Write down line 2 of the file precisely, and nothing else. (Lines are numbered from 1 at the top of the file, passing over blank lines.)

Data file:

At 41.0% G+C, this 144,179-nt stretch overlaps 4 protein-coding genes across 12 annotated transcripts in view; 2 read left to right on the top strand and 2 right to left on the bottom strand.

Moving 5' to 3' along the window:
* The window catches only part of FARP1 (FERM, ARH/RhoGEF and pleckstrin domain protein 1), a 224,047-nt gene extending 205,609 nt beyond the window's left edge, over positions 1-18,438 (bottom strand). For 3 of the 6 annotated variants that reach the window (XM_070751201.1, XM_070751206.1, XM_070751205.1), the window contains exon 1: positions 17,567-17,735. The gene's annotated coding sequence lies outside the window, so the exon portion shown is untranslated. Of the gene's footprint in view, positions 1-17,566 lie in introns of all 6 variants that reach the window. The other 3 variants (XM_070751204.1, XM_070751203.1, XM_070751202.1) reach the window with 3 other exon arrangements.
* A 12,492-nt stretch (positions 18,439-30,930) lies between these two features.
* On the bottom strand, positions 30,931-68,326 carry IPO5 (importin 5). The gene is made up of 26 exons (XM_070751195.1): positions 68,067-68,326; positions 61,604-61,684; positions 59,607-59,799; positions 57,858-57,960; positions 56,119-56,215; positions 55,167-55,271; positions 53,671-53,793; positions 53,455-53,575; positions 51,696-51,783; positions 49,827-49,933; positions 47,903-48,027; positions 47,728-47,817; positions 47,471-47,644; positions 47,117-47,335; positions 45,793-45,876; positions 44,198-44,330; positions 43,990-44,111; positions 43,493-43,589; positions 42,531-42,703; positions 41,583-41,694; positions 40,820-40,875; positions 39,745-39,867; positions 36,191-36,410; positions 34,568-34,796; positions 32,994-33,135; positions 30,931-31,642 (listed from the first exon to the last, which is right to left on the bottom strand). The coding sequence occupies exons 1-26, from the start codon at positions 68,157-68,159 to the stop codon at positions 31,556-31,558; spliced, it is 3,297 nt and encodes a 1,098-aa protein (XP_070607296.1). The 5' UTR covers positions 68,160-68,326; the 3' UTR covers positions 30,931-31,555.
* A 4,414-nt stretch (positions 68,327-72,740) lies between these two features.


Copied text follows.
Moving 5' to 3' along the window: